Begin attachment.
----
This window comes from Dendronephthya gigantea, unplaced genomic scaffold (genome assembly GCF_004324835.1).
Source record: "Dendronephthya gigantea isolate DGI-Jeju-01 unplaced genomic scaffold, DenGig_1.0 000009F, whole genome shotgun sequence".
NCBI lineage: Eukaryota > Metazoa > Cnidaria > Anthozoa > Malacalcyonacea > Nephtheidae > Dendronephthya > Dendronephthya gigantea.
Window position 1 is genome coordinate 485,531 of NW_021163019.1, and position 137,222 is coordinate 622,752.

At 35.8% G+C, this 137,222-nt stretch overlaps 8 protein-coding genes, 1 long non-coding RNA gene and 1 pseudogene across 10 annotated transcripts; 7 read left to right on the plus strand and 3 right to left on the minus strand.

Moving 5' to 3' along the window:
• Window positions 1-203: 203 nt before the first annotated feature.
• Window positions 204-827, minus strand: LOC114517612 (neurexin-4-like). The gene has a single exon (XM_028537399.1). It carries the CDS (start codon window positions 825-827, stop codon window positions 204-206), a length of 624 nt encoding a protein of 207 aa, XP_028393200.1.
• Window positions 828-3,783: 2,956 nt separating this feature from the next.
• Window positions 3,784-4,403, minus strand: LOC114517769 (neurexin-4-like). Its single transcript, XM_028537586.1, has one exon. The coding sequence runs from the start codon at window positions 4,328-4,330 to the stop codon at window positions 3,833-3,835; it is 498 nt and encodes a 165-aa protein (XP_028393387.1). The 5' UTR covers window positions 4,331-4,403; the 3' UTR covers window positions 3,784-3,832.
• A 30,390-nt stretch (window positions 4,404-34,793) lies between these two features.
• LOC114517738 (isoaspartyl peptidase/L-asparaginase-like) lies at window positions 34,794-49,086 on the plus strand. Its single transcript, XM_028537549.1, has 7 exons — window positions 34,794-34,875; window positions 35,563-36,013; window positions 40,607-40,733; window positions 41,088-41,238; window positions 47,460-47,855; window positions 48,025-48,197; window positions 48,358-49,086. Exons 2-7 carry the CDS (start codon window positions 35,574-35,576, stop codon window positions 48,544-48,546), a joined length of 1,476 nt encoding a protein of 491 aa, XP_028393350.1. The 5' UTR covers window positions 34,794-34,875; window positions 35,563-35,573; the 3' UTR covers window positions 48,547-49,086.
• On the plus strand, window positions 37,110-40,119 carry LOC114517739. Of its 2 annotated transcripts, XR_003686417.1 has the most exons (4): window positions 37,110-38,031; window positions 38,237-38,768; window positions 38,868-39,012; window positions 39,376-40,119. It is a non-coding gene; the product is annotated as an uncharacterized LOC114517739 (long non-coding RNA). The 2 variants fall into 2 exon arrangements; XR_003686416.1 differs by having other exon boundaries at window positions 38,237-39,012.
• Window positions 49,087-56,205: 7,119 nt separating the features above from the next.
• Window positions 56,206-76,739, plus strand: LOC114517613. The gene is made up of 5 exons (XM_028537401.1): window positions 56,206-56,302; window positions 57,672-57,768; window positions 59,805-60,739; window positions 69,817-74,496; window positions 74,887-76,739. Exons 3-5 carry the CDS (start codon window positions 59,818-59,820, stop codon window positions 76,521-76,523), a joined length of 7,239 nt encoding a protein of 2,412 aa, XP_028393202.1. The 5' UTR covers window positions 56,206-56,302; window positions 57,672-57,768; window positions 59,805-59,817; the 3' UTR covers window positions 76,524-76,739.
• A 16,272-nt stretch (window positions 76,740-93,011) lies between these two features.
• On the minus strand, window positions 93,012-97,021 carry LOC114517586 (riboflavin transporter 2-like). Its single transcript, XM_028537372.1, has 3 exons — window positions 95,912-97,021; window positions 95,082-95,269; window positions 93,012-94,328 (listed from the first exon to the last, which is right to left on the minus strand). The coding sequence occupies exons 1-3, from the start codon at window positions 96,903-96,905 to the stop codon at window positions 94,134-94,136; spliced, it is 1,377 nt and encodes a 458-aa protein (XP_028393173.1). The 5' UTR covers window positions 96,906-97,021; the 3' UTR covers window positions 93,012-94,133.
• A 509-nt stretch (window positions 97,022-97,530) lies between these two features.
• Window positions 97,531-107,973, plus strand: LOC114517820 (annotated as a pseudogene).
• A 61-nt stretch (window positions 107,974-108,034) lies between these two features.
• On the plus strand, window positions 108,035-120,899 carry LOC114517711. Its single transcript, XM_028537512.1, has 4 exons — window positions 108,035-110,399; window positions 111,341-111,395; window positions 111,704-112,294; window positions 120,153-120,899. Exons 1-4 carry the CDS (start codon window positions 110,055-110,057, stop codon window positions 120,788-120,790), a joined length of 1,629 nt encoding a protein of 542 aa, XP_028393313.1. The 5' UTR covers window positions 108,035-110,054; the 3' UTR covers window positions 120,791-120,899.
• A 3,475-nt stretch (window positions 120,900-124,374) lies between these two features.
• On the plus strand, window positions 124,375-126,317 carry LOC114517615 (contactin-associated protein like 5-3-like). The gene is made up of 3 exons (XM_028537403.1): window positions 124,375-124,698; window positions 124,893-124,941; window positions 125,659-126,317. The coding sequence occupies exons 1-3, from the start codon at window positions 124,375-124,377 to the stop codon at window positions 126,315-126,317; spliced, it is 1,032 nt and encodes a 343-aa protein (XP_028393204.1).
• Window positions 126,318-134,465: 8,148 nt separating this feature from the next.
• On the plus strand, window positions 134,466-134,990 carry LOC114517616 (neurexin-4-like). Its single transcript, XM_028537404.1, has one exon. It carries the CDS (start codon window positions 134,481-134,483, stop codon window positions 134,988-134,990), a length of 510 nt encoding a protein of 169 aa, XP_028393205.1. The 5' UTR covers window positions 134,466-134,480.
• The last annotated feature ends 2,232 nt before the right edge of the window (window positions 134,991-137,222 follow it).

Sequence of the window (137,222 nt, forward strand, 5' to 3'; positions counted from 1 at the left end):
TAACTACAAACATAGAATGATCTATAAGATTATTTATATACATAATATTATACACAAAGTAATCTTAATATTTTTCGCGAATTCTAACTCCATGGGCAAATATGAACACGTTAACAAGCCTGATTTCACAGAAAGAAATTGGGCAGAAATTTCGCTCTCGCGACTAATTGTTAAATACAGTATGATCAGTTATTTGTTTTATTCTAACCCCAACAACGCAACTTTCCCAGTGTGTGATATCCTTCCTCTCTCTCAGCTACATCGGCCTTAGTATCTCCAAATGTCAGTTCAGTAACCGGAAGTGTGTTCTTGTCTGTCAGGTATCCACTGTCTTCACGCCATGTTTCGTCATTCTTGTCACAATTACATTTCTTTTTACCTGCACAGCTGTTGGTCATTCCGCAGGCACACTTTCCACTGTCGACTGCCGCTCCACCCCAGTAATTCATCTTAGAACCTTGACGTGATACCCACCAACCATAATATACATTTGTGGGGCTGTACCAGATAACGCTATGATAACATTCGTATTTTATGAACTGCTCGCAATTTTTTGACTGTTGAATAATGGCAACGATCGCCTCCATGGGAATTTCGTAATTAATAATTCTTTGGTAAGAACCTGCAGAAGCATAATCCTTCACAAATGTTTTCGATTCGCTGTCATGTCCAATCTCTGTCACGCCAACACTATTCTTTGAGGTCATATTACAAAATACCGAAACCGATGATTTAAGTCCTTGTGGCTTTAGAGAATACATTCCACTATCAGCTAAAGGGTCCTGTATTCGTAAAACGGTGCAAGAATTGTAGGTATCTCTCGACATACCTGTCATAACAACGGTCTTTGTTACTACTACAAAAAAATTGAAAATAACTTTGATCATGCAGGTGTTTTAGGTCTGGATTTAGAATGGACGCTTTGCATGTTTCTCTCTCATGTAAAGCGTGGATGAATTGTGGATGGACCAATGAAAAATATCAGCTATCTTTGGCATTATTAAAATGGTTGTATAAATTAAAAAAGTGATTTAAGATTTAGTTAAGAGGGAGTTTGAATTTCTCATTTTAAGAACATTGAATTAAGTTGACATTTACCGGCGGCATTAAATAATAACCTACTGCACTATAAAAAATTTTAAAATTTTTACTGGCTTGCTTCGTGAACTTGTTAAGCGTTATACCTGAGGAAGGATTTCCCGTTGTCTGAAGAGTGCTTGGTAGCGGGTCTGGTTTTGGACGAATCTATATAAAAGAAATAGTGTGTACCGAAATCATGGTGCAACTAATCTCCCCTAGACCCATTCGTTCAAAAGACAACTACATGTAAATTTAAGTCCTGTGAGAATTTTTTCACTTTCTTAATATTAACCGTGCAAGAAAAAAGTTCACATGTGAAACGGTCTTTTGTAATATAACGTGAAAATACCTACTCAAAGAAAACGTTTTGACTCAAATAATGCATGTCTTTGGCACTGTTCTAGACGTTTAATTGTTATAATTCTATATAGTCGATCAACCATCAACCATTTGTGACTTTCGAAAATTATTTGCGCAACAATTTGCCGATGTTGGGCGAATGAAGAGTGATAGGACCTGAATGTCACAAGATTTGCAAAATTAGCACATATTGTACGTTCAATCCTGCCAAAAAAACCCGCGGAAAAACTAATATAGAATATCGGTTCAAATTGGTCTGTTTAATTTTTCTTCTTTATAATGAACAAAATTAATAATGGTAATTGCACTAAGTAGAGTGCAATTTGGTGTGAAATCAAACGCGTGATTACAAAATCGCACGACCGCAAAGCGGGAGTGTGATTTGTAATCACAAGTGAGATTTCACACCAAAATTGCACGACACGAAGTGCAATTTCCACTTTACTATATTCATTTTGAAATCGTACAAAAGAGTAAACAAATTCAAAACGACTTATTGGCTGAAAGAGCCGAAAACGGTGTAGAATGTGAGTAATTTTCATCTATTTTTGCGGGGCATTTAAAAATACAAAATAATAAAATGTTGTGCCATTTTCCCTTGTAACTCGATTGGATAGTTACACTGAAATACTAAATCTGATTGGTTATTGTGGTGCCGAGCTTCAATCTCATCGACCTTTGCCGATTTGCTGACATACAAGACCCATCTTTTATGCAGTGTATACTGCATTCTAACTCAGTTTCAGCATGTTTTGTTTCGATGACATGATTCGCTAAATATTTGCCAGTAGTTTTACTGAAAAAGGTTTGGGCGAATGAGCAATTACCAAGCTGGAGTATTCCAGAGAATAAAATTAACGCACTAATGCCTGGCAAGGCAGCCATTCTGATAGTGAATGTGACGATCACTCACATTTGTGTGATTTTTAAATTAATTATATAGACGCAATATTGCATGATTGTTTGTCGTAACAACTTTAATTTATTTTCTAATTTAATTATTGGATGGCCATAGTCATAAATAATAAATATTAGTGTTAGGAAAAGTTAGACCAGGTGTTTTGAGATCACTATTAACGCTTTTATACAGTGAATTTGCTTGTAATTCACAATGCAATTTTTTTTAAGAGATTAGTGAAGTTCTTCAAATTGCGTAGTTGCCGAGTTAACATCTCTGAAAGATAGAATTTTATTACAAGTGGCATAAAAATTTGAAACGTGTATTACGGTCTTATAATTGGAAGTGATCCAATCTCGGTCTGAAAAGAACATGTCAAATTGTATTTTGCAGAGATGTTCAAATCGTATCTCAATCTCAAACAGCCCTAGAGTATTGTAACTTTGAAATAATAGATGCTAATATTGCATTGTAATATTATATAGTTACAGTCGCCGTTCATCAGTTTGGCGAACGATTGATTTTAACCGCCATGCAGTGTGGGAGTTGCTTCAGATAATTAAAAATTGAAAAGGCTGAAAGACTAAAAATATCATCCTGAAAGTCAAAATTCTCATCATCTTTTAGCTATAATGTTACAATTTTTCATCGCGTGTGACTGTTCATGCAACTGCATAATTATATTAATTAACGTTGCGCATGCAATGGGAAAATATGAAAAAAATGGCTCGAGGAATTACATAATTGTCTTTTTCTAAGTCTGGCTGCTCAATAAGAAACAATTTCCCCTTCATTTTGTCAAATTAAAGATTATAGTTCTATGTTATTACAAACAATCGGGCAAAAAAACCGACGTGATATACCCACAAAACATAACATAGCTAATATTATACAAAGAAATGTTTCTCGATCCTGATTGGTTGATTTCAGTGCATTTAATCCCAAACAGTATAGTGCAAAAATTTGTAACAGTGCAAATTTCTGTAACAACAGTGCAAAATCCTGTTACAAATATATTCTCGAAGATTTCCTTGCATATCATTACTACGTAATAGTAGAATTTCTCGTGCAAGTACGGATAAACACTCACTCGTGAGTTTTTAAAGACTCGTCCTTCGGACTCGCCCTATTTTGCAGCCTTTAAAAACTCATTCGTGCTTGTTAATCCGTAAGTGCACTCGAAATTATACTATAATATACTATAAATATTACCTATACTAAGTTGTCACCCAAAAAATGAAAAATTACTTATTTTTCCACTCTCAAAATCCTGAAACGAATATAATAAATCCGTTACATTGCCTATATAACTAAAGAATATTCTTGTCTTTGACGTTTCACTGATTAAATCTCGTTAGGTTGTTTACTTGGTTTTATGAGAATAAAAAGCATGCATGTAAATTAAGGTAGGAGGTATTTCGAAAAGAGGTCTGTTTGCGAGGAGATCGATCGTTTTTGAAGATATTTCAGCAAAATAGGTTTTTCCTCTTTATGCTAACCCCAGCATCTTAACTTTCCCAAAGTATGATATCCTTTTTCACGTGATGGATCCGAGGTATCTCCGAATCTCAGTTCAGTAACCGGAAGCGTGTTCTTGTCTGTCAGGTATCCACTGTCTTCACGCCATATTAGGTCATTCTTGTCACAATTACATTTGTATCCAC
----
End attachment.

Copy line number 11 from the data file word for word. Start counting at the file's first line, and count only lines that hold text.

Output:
• A 30,390-nt stretch (window positions 4,404-34,793) lies between these two features.